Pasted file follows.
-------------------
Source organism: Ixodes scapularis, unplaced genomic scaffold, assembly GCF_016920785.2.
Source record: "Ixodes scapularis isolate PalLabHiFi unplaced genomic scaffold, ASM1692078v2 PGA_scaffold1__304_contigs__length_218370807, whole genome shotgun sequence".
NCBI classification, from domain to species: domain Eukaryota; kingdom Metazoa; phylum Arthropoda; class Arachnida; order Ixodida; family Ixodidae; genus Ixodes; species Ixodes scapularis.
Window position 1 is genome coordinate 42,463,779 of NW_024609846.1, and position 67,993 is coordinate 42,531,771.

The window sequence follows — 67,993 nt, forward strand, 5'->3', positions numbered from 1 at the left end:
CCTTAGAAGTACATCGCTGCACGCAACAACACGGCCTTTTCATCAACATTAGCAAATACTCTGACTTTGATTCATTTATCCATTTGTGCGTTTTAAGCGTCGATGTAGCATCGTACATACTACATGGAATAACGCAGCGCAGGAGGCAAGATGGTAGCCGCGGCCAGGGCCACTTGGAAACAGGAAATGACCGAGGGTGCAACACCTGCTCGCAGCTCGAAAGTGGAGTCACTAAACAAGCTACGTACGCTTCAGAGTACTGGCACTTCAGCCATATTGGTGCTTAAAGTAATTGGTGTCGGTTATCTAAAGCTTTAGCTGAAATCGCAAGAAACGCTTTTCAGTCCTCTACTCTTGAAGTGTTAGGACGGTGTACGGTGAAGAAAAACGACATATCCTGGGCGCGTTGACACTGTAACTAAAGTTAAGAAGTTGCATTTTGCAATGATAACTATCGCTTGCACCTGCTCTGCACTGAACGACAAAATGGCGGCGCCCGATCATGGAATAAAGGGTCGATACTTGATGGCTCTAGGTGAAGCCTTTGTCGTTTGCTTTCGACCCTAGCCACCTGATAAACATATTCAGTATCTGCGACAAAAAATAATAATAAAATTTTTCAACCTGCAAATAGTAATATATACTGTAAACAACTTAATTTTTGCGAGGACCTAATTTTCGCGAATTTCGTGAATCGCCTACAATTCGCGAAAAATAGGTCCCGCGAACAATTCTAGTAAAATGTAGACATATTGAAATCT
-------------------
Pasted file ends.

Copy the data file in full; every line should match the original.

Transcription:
Source organism: Ixodes scapularis, unplaced genomic scaffold, assembly GCF_016920785.2.
Source record: "Ixodes scapularis isolate PalLabHiFi unplaced genomic scaffold, ASM1692078v2 PGA_scaffold1__304_contigs__length_218370807, whole genome shotgun sequence".
NCBI classification, from domain to species: domain Eukaryota; kingdom Metazoa; phylum Arthropoda; class Arachnida; order Ixodida; family Ixodidae; genus Ixodes; species Ixodes scapularis.
Window position 1 is genome coordinate 42,463,779 of NW_024609846.1, and position 67,993 is coordinate 42,531,771.

The window sequence follows — 67,993 nt, forward strand, 5'->3', positions numbered from 1 at the left end:
CCTTAGAAGTACATCGCTGCACGCAACAACACGGCCTTTTCATCAACATTAGCAAATACTCTGACTTTGATTCATTTATCCATTTGTGCGTTTTAAGCGTCGATGTAGCATCGTACATACTACATGGAATAACGCAGCGCAGGAGGCAAGATGGTAGCCGCGGCCAGGGCCACTTGGAAACAGGAAATGACCGAGGGTGCAACACCTGCTCGCAGCTCGAAAGTGGAGTCACTAAACAAGCTACGTACGCTTCAGAGTACTGGCACTTCAGCCATATTGGTGCTTAAAGTAATTGGTGTCGGTTATCTAAAGCTTTAGCTGAAATCGCAAGAAACGCTTTTCAGTCCTCTACTCTTGAAGTGTTAGGACGGTGTACGGTGAAGAAAAACGACATATCCTGGGCGCGTTGACACTGTAACTAAAGTTAAGAAGTTGCATTTTGCAATGATAACTATCGCTTGCACCTGCTCTGCACTGAACGACAAAATGGCGGCGCCCGATCATGGAATAAAGGGTCGATACTTGATGGCTCTAGGTGAAGCCTTTGTCGTTTGCTTTCGACCCTAGCCACCTGATAAACATATTCAGTATCTGCGACAAAAAATAATAATAAAATTTTTCAACCTGCAAATAGTAATATATACTGTAAACAACTTAATTTTTGCGAGGACCTAATTTTCGCGAATTTCGTGAATCGCCTACAATTCGCGAAAAATAGGTCCCGCGAACAATTCTAGTAAAATGTAGACATATTGAAATCT